It is well-established law that in order for a claim of negligence to succeed, three elements must be demonstrated:

- The defender owed a duty of care to the pursuer, and has breached their duty of care.

- The pursuer has suffered a demonstrable loss.

- The defender's breach of duty was causative of the loss suffered by the claimant.

A claim will not be successful simply because a breach of professional duty has been held. As the recent case of Taray Investments Limited v Gateley Heritage LLP [2020] EWHC 716 demonstrates, proving a causative link remains a crucial task for a pursuer.


Taray Investments Limited and Bellevue Homes Limited (the "Claimants", using the English terminology) entered into a joint venture in November 2012 with the intention to purchase the site of Clare Parsonage in London (the "Site"). The Claimants instructed Gateley Heritage LLP (the "Defendant") to act for the joint venture in respect of the acquisition of the Site.

The Defendant prepared a report on title for the Claimants which failed to identify that part of the Site encroached upon a footway. Therefore, for any development on the Site to proceed, a stopping-up order to extinguish the highway rights over the footway was necessary. The issue was only discovered several months later.

The timescale for obtaining a stopping-up order could have been in the region of 12 months. This added to the Claimants' funding difficulties and, crucially, Bellevue Homes Limited refused to provide the 10% deposit required for the purchase of the Site in the knowledge that the deposit could ultimately have been tied up for a year, with no guarantee that the order would then be granted. The transaction thereafter quickly fell apart.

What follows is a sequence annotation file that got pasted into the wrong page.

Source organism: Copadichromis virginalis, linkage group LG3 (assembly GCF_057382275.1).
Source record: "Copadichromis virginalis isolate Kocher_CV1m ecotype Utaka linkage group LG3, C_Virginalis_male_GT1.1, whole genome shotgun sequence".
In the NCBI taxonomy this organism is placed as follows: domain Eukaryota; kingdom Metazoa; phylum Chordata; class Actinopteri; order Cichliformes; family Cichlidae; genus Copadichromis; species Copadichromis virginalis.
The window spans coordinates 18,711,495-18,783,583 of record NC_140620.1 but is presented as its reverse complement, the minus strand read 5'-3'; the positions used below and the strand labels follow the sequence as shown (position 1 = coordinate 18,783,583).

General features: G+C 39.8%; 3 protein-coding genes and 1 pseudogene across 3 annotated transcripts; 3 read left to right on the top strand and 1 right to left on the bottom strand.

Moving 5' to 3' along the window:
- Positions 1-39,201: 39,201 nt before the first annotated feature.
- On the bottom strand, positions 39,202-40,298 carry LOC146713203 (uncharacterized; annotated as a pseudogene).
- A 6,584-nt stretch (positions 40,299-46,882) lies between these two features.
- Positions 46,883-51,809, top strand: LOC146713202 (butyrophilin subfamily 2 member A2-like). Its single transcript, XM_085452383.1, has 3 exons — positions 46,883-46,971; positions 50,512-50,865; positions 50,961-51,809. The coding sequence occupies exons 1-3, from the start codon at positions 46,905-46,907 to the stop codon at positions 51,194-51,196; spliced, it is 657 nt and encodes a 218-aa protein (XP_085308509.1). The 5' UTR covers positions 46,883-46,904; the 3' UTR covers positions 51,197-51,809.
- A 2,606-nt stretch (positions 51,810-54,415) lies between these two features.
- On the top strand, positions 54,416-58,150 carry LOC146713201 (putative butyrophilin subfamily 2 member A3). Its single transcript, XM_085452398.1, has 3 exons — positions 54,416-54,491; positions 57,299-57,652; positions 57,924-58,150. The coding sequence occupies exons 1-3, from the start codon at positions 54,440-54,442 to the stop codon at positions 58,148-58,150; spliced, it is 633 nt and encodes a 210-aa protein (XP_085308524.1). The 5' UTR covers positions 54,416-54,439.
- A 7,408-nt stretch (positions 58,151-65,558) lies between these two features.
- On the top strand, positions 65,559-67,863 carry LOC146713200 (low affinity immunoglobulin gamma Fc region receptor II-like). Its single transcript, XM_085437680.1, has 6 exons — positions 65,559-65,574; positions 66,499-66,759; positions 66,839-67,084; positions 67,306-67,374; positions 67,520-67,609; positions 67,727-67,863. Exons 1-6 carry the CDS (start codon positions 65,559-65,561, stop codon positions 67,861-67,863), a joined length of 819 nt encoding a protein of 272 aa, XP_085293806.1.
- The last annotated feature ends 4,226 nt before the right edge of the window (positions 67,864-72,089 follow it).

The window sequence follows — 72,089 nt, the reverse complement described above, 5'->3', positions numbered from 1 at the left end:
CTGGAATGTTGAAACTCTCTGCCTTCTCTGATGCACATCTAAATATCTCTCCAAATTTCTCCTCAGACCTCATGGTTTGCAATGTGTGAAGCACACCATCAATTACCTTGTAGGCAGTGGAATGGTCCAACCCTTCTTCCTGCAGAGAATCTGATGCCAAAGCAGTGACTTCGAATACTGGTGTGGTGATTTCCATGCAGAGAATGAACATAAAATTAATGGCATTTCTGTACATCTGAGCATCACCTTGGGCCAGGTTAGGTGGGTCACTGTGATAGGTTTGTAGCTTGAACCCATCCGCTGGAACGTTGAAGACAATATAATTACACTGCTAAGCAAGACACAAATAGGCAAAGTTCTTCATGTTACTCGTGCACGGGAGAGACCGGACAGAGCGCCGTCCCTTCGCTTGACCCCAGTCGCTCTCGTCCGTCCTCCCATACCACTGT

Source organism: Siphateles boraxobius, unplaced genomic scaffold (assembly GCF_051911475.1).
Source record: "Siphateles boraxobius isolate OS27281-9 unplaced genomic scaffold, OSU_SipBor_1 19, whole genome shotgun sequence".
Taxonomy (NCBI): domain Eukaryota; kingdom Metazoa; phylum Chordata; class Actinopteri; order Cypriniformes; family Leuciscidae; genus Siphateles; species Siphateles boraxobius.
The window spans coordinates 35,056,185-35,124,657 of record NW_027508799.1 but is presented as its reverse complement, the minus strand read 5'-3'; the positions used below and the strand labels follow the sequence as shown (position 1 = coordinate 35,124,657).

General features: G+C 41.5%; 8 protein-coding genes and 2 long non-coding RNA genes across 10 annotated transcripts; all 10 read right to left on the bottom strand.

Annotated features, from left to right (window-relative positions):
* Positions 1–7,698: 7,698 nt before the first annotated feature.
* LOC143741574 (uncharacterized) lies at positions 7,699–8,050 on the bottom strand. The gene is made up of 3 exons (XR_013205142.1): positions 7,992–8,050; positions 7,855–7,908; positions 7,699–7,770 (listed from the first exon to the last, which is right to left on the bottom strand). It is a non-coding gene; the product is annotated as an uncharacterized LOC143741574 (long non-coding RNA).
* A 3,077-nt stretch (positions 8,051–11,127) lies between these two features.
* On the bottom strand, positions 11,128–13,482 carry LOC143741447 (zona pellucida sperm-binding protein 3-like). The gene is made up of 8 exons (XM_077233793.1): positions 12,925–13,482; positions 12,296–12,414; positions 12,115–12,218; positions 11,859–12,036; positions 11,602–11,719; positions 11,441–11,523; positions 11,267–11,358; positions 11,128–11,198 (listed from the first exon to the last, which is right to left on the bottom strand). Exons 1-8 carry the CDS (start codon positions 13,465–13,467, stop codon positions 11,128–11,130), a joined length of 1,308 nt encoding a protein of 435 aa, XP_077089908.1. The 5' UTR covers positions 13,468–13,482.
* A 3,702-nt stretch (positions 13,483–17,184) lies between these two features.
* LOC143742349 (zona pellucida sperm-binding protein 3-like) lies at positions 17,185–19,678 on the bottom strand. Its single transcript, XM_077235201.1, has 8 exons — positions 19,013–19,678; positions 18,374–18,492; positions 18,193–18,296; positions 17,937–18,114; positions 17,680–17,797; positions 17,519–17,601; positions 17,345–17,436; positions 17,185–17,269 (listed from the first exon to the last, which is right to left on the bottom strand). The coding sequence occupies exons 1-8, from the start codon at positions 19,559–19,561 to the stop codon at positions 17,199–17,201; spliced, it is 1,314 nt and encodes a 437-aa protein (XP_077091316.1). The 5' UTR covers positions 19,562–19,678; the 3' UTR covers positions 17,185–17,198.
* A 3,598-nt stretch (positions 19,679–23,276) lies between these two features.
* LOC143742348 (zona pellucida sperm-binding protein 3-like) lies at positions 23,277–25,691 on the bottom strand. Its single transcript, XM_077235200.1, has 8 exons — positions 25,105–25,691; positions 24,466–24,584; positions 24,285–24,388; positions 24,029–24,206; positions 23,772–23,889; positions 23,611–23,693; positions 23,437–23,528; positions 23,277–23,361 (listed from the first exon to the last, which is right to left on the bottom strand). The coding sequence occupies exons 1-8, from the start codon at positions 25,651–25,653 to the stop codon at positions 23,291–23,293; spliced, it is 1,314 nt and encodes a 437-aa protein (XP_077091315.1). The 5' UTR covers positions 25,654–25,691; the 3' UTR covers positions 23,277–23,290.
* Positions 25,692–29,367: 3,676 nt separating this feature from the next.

Bringing a claim in the High Court of England and Wales, the Claimants sought damages of £600,000 on the basis that had the Defendant highlighted the issue within the report on title, the Claimants would have had sufficient time to obtain a stopping-up order, thereby allowing them to negotiate a deal with the Site vendor. The Claimants alleged that, as a result of the Defendant's negligence, they lost the opportunity to purchase and develop the Site. The Defendant did not dispute that there had been a breach of duty but argued that, even had the report on title identified the issue with the footway, the Claimants would not have had the financial resources to proceed with the transaction.

Mrs Justice Tipples heard evidence from a number of witnesses of fact and several expert witnesses. She found that the Claimants would not have incurred any costs in respect of obtaining a stopping-up order nor did she accept that the Claimants would have persuaded the seller of the Site to enter into some form of exclusivity agreement with them while the stopping-up order was obtained. Further, she did not consider that the Claimants had demonstrated they would have taken the steps necessary to acquire and develop the Site as they did not have the financial means to do so. Mrs Justice Tipples noted that the prospect of the Claimants successfully acquiring and developing the Site was "fanciful in the circumstances".


The decision in this case demonstrates that even where breach of duty is clear-cut or even conceded, establishing causation remains an essential element of a claim in order to succeed. Consider whether the loss would have been incurred regardless of the breach. Even the most obvious instances of negligence require a clear and demonstrable causal link with the loss suffered, otherwise the claim will fail.